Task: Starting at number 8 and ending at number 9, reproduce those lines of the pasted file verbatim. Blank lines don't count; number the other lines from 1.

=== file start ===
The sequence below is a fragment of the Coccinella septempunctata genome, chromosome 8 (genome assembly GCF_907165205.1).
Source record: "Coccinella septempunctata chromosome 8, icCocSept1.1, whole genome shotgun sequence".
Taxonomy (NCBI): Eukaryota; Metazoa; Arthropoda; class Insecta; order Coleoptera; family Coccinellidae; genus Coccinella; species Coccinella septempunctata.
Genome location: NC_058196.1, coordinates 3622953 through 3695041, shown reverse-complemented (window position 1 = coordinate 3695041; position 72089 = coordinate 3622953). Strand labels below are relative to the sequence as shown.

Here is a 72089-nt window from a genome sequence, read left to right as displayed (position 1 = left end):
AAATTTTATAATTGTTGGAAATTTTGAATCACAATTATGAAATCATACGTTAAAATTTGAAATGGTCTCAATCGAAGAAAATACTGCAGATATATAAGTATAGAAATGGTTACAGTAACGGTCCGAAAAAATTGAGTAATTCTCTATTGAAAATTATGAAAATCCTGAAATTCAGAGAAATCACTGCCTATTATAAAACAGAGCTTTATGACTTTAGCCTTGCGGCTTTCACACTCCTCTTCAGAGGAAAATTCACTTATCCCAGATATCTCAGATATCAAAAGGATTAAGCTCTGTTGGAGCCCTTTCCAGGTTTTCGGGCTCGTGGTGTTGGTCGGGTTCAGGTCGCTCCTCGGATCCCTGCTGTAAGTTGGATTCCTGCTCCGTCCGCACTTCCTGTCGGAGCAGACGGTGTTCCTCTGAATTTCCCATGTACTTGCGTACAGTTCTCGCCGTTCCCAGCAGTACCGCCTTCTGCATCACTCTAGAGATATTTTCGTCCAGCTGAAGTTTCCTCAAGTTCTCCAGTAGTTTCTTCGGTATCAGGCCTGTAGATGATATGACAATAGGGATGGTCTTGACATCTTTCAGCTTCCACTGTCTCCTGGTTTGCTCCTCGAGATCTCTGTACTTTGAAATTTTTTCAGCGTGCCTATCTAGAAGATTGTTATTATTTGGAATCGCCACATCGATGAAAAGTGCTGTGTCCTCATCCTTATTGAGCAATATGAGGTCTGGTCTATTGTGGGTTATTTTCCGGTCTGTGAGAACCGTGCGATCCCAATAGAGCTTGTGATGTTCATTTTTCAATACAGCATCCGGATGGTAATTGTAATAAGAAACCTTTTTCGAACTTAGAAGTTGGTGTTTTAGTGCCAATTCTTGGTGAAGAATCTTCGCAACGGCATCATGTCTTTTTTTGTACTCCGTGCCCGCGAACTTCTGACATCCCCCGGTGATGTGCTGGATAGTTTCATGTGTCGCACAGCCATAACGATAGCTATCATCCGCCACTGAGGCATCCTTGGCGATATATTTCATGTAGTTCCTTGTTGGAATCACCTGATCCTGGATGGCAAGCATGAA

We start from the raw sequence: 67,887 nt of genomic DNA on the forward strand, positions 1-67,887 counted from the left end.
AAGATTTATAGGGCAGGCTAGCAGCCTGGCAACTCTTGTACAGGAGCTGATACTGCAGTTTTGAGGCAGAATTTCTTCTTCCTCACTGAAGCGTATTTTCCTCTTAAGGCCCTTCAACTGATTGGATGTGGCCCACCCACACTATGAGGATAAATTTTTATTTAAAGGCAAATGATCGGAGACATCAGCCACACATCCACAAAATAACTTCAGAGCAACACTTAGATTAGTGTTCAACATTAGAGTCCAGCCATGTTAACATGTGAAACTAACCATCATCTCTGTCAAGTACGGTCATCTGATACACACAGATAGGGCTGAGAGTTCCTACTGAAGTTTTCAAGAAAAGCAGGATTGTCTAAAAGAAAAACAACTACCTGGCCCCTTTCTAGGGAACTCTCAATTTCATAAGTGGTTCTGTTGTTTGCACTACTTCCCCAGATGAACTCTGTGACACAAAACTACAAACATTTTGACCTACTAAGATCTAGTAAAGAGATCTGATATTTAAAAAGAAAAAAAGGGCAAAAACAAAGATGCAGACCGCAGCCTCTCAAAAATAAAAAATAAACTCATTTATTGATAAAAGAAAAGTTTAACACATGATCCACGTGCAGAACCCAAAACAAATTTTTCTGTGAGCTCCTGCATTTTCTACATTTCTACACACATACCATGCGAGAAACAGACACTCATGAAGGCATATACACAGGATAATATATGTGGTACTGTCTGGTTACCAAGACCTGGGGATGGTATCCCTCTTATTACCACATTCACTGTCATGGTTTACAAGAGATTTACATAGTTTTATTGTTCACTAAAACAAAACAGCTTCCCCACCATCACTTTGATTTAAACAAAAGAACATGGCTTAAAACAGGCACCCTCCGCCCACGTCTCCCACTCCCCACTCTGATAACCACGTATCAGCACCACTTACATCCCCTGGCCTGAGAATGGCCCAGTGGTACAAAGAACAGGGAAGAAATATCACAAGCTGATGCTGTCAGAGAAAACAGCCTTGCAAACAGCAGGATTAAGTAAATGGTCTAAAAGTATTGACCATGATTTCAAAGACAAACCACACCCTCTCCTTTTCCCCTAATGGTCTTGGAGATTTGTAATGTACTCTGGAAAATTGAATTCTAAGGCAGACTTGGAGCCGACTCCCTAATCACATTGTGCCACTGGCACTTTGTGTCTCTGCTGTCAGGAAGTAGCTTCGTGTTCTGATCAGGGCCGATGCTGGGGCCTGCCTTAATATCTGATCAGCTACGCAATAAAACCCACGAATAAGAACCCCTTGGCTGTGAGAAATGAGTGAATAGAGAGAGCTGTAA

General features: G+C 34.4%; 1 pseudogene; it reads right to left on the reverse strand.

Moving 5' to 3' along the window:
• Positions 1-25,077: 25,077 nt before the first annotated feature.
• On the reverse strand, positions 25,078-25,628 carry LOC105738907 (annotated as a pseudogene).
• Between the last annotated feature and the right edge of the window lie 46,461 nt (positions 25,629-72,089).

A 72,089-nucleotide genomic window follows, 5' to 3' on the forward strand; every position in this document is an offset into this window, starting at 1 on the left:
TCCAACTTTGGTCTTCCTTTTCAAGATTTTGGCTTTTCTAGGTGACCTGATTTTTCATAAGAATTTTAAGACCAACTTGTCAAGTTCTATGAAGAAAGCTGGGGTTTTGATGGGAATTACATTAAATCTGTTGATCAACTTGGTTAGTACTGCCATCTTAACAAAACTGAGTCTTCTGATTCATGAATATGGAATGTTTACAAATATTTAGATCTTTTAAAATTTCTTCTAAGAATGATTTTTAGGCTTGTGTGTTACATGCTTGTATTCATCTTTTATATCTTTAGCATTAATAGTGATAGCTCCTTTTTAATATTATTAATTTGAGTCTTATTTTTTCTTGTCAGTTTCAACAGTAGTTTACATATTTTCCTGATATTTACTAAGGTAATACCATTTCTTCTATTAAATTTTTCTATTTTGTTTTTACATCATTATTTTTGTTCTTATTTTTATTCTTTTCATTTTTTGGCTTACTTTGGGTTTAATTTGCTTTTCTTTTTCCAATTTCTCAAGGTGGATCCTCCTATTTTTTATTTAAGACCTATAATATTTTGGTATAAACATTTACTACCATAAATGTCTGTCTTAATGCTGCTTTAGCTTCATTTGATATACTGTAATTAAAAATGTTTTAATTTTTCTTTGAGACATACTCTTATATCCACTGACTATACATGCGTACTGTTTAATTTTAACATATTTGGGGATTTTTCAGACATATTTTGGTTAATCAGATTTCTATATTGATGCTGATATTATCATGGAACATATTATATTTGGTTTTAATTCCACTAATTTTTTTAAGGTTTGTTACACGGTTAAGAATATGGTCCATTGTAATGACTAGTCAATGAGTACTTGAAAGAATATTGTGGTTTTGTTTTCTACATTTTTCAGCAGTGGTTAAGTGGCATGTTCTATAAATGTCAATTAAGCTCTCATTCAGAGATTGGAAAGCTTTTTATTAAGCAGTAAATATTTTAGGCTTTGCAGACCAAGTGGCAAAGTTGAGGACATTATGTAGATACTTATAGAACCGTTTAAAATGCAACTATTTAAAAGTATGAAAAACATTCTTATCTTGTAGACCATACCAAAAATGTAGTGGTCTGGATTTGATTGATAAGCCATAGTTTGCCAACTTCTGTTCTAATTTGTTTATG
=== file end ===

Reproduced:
AAGATTTATAGGGCAGGCTAGCAGCCTGGCAACTCTTGTACAGGAGCTGATACTGCAGTTTTGAGGCAGAATTTCTTCTTCCTCACTGAAGCGTATTTTCCTCTTAAGGCCCTTCAACTGATTGGATGTGGCCCACCCACACTATGAGGATAAATTTTTATTTAAAGGCAAATGATCGGAGACATCAGCCACACATCCACAAAATAACTTCAGAGCAACACTTAGATTAGTGTTCAACATTAGAGTCCAGCCATGTTAACATGTGAAACTAACCATCATCTCTGTCAAGTACGGTCATCTGATACACACAGATAGGGCTGAGAGTTCCTACTGAAGTTTTCAAGAAAAGCAGGATTGTCTAAAAGAAAAACAACTACCTGGCCCCTTTCTAGGGAACTCTCAATTTCATAAGTGGTTCTGTTGTTTGCACTACTTCCCCAGATGAACTCTGTGACACAAAACTACAAACATTTTGACCTACTAAGATCTAGTAAAGAGATCTGATATTTAAAAAGAAAAAAAGGGCAAAAACAAAGATGCAGACCGCAGCCTCTCAAAAATAAAAAATAAACTCATTTATTGATAAAAGAAAAGTTTAACACATGATCCACGTGCAGAACCCAAAACAAATTTTTCTGTGAGCTCCTGCATTTTCTACATTTCTACACACATACCATGCGAGAAACAGACACTCATGAAGGCATATACACAGGATAATATATGTGGTACTGTCTGGTTACCAAGACCTGGGGATGGTATCCCTCTTATTACCACATTCACTGTCATGGTTTACAAGAGATTTACATAGTTTTATTGTTCACTAAAACAAAACAGCTTCCCCACCATCACTTTGATTTAAACAAAAGAACATGGCTTAAAACAGGCACCCTCCGCCCACGTCTCCCACTCCCCACTCTGATAACCACGTATCAGCACCACTTACATCCCCTGGCCTGAGAATGGCCCAGTGGTACAAAGAACAGGGAAGAAATATCACAAGCTGATGCTGTCAGAGAAAACAGCCTTGCAAACAGCAGGATTAAGTAAATGGTCTAAAAGTATTGACCATGATTTCAAAGACAAACCACACCCTCTCCTTTTCCCCTAATGGTCTTGGAGATTTGTAATGTACTCTGGAAAATTGAATTCTAAGGCAGACTTGGAGCCGACTCCCTAATCACATTGTGCCACTGGCACTTTGTGTCTCTGCTGTCAGGAAGTAGCTTCGTGTTCTGATCAGGGCCGATGCTGGGGCCTGCCTTAATATCTGATCAGCTACGCAATAAAACCCACGAATAAGAACCCCTTGGCTGTGAGAAATGAGTGAATAGAGAGAGCTGTAA

General features: G+C 34.4%; 1 pseudogene; it reads right to left on the reverse strand.